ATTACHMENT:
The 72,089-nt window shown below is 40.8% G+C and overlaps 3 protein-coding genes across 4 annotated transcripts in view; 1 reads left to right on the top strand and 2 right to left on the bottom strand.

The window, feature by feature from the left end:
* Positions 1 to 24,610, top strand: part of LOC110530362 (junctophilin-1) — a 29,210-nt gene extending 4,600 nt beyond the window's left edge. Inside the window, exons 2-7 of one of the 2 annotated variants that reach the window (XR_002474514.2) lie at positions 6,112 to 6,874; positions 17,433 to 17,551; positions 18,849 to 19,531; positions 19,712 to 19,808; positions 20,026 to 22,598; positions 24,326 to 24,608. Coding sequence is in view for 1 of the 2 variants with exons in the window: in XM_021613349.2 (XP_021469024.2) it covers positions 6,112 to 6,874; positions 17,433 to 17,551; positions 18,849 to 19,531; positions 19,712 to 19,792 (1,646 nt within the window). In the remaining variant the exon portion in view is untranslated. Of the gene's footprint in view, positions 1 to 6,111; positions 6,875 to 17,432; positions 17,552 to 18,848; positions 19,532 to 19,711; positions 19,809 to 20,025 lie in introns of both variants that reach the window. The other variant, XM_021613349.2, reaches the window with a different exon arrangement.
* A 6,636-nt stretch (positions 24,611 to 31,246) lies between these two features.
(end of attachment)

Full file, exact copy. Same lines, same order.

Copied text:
The 72,089-nt window shown below is 40.8% G+C and overlaps 3 protein-coding genes across 4 annotated transcripts in view; 1 reads left to right on the top strand and 2 right to left on the bottom strand.

The window, feature by feature from the left end:
* Positions 1 to 24,610, top strand: part of LOC110530362 (junctophilin-1) — a 29,210-nt gene extending 4,600 nt beyond the window's left edge. Inside the window, exons 2-7 of one of the 2 annotated variants that reach the window (XR_002474514.2) lie at positions 6,112 to 6,874; positions 17,433 to 17,551; positions 18,849 to 19,531; positions 19,712 to 19,808; positions 20,026 to 22,598; positions 24,326 to 24,608. Coding sequence is in view for 1 of the 2 variants with exons in the window: in XM_021613349.2 (XP_021469024.2) it covers positions 6,112 to 6,874; positions 17,433 to 17,551; positions 18,849 to 19,531; positions 19,712 to 19,792 (1,646 nt within the window). In the remaining variant the exon portion in view is untranslated. Of the gene's footprint in view, positions 1 to 6,111; positions 6,875 to 17,432; positions 17,552 to 18,848; positions 19,532 to 19,711; positions 19,809 to 20,025 lie in introns of both variants that reach the window. The other variant, XM_021613349.2, reaches the window with a different exon arrangement.
* A 6,636-nt stretch (positions 24,611 to 31,246) lies between these two features.